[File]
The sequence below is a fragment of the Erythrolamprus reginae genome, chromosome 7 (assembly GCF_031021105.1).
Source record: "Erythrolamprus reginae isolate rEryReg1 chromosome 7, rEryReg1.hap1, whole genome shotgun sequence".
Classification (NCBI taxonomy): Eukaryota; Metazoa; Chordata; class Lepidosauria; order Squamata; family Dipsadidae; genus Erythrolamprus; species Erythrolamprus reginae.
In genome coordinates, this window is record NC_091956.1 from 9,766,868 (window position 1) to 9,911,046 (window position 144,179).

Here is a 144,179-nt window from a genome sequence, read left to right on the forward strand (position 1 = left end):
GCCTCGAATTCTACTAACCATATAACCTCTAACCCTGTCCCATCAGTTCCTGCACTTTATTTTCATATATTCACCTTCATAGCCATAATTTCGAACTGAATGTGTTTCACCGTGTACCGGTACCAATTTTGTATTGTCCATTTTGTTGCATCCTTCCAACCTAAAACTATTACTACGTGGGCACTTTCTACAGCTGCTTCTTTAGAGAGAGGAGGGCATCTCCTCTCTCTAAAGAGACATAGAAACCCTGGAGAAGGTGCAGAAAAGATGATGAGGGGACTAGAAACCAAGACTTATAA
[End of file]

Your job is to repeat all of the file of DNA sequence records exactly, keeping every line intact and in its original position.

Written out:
The sequence below is a fragment of the Erythrolamprus reginae genome, chromosome 7 (assembly GCF_031021105.1).
Source record: "Erythrolamprus reginae isolate rEryReg1 chromosome 7, rEryReg1.hap1, whole genome shotgun sequence".
Classification (NCBI taxonomy): Eukaryota; Metazoa; Chordata; class Lepidosauria; order Squamata; family Dipsadidae; genus Erythrolamprus; species Erythrolamprus reginae.
In genome coordinates, this window is record NC_091956.1 from 9,766,868 (window position 1) to 9,911,046 (window position 144,179).

Here is a 144,179-nt window from a genome sequence, read left to right on the forward strand (position 1 = left end):
GCCTCGAATTCTACTAACCATATAACCTCTAACCCTGTCCCATCAGTTCCTGCACTTTATTTTCATATATTCACCTTCATAGCCATAATTTCGAACTGAATGTGTTTCACCGTGTACCGGTACCAATTTTGTATTGTCCATTTTGTTGCATCCTTCCAACCTAAAACTATTACTACGTGGGCACTTTCTACAGCTGCTTCTTTAGAGAGAGGAGGGCATCTCCTCTCTCTAAAGAGACATAGAAACCCTGGAGAAGGTGCAGAAAAGATGATGAGGGGACTAGAAACCAAGACTTATAA